##### Affine Transforms, Noise and Progressive Growth

A and B correspond to learned affine transforms and gaussian noise respectively. An affine transform is a linear matrix transformation that preserves lines and parallelisms. The affine transformations are used to specialize $\vec{w}$ from the intermediate latent space. The output of each Conv layer is a block of activation maps. Noise is added to each of these maps, used to introduce variation in the generated images.

Progressive growth here involves slowly growing the model, starting at 4x4 and moving up progressively to the target dimensions. Upsampling is performed with nearest neighbor layers to grow the model.

## Dataset

I sourced the dataset from the Biodiversity Heritage Library’s Flickr feed which is well worth browsing and also following on twitter. I went after albums that were already ornithology focused to minimize data munging. The images were understandably different resolutions, so a quick and dirty python script to make the image square and then resize to 512x512 was needed:

import os
import glob
import uuid

from PIL import Image

# lop off the top of the image to make it square, then resize to 512, 512
def lop_off(pil_img):
img_width, img_height = pil_img.size
crop_start = abs(img_height - img_width)/2

(left, upper, right, lower) = (0, crop_start, img_width, (img_height-crop_start))

cropped_img = pil_img.crop((left, upper, right, lower))
resized_img = cropped_img.resize((512, 512))
return resized_img

def main(raw_dir, save_dir):
# loop through
for img in glob.glob(raw_dir+'/*.jpg'):
image = Image.open(img)
filename = "".join(sample(digits, 10))+'.jpg'

resized_img = lop_off(image)
resized_img.save(save_dir+'/'+filename)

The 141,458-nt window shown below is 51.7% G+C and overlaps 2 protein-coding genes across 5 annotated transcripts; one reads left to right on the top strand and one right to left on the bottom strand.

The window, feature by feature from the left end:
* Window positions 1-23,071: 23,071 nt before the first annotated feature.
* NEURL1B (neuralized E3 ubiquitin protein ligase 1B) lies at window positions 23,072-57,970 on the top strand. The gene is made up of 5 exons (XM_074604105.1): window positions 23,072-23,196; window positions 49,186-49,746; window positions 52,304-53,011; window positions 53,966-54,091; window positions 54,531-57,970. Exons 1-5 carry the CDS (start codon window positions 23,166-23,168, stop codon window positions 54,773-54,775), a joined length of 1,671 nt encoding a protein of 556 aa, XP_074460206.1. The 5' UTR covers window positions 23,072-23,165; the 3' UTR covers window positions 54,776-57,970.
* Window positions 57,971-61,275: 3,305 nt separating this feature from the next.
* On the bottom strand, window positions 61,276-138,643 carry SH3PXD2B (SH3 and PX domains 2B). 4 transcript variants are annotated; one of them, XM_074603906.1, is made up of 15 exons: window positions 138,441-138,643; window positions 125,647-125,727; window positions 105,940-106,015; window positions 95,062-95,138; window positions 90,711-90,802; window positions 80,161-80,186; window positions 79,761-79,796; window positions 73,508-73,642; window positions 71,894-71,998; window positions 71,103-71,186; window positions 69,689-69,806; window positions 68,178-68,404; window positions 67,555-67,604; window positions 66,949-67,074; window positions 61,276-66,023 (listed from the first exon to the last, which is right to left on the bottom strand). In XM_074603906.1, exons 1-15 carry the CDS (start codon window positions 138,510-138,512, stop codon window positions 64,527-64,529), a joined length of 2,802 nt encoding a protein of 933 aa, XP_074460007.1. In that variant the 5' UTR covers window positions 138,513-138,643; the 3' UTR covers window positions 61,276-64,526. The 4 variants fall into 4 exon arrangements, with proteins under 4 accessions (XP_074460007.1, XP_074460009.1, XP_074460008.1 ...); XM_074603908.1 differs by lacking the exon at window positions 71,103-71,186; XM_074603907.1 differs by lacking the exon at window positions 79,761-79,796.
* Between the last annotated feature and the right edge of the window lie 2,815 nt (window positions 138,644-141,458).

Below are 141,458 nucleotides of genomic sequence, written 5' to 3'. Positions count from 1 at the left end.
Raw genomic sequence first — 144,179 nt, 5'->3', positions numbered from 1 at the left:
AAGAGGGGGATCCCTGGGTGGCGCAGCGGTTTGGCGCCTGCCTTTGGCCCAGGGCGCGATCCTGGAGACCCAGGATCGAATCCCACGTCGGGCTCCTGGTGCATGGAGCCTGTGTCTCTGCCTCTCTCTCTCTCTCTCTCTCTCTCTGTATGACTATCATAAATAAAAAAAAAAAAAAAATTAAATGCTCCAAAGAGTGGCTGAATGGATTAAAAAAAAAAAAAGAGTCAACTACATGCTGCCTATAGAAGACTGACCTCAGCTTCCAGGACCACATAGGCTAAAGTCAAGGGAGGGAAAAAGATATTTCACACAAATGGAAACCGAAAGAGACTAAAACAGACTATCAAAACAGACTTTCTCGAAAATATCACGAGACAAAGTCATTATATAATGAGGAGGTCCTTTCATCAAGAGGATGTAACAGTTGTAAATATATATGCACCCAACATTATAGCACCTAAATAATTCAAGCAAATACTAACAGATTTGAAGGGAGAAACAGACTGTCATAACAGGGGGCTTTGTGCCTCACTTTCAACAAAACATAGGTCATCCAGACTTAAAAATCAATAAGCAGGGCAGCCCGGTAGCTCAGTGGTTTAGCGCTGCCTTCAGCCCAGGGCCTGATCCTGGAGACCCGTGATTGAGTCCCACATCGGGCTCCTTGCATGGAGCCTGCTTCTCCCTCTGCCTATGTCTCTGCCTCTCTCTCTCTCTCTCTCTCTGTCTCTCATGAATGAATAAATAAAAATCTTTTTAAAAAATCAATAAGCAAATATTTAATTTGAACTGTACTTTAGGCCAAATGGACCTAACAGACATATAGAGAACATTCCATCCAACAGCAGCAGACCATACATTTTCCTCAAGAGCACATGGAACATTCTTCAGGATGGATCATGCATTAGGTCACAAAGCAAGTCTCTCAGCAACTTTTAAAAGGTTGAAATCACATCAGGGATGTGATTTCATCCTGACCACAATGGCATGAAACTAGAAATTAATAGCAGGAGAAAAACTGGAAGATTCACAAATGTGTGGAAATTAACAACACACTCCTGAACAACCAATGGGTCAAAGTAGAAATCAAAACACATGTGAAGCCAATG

StyleGAN2 requires that the images be converted to TFRecords, a tensorflow specific filetype. This is easily done with one of the utility scripts provided in the repo.

For reference, this is what one of the training images looked like:

I intentionally didn’t clean up the images by removing text, normalizing the background or removing borders. I wanted to see how StyleGAN2 would deal with those kinds of details in the latent space and how they’d be incorporated while interpolating on the space to generate images.

## Training

Training took a total of ~40 hours, trained using 2000 kimg (2 million images) on an Nvidia 2070 Super w/ 8G of VRAM. It’s clear the authors trained their models in one go, because there wasn’t a readily accessible way of resuming training from a checkpoint. I had to scrape around the code a little - a modified StyleGAN2 codebase is available w/ incredibly simple instructions on how to resume training on my github here.

## Results

Below are images generated from seeds I’ve selected that look the best. These birds do not exist!

This was fun, but I’m not likely to go through personally training a large model from scratch again. I had to restart training multiple times to play around with the config, throwing away days of generated models. This ties in with how I feel right about the state of ML/AI right now and the use of compute resources. I personally find the efforts of ML researchers working with underpowered hardware to be a lot more inspired because I believe that constraints make for more creative problem solving. See for example what it took to train GPT-3. This is not to say that the work that OpenAI did on GPT-3 or Nvidia on StyleGAN is not worth it - the insight we gain from their research has led to major gains in ML. I’ve just come to realize that training a large model isn’t fun for me. I have a couple ideas that aim to buck the trend of the massive models that I’m now super excited to try out and write about. I’ve put a couple links that are helping me form these ideas in the section below.

In some personal news, I’ve gone fully remote now, and am moving to NYC in August. I’ll hopefully have a lot more time to write about some of the projects I’m working on.